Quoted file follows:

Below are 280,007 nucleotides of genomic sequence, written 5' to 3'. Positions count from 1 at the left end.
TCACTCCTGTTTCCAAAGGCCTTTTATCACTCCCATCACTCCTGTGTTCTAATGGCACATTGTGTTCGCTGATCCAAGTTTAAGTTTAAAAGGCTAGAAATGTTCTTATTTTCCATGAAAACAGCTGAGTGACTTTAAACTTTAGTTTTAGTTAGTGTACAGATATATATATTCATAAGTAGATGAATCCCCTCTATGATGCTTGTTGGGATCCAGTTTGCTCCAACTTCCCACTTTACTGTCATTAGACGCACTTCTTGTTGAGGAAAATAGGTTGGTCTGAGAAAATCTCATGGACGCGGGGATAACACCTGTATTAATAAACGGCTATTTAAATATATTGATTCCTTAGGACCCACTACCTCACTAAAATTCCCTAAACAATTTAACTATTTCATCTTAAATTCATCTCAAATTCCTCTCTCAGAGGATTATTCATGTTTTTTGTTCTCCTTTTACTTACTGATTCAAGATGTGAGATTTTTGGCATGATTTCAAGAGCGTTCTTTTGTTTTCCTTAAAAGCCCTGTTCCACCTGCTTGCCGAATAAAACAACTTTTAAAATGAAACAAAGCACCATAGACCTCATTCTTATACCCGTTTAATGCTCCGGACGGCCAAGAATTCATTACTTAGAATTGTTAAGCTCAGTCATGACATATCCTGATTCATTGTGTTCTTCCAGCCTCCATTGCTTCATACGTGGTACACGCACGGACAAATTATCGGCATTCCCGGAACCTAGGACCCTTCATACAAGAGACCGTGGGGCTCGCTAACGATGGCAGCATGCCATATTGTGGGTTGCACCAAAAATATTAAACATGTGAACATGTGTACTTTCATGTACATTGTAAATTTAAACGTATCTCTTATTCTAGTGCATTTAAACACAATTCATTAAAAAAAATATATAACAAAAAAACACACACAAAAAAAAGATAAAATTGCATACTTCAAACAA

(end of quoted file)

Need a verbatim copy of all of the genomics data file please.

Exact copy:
Below are 280,007 nucleotides of genomic sequence, written 5' to 3'. Positions count from 1 at the left end.
TCACTCCTGTTTCCAAAGGCCTTTTATCACTCCCATCACTCCTGTGTTCTAATGGCACATTGTGTTCGCTGATCCAAGTTTAAGTTTAAAAGGCTAGAAATGTTCTTATTTTCCATGAAAACAGCTGAGTGACTTTAAACTTTAGTTTTAGTTAGTGTACAGATATATATATTCATAAGTAGATGAATCCCCTCTATGATGCTTGTTGGGATCCAGTTTGCTCCAACTTCCCACTTTACTGTCATTAGACGCACTTCTTGTTGAGGAAAATAGGTTGGTCTGAGAAAATCTCATGGACGCGGGGATAACACCTGTATTAATAAACGGCTATTTAAATATATTGATTCCTTAGGACCCACTACCTCACTAAAATTCCCTAAACAATTTAACTATTTCATCTTAAATTCATCTCAAATTCCTCTCTCAGAGGATTATTCATGTTTTTTGTTCTCCTTTTACTTACTGATTCAAGATGTGAGATTTTTGGCATGATTTCAAGAGCGTTCTTTTGTTTTCCTTAAAAGCCCTGTTCCACCTGCTTGCCGAATAAAACAACTTTTAAAATGAAACAAAGCACCATAGACCTCATTCTTATACCCGTTTAATGCTCCGGACGGCCAAGAATTCATTACTTAGAATTGTTAAGCTCAGTCATGACATATCCTGATTCATTGTGTTCTTCCAGCCTCCATTGCTTCATACGTGGTACACGCACGGACAAATTATCGGCATTCCCGGAACCTAGGACCCTTCATACAAGAGACCGTGGGGCTCGCTAACGATGGCAGCATGCCATATTGTGGGTTGCACCAAAAATATTAAACATGTGAACATGTGTACTTTCATGTACATTGTAAATTTAAACGTATCTCTTATTCTAGTGCATTTAAACACAATTCATTAAAAAAAATATATAACAAAAAAACACACACAAAAAAAAGATAAAATTGCATACTTCAAACAA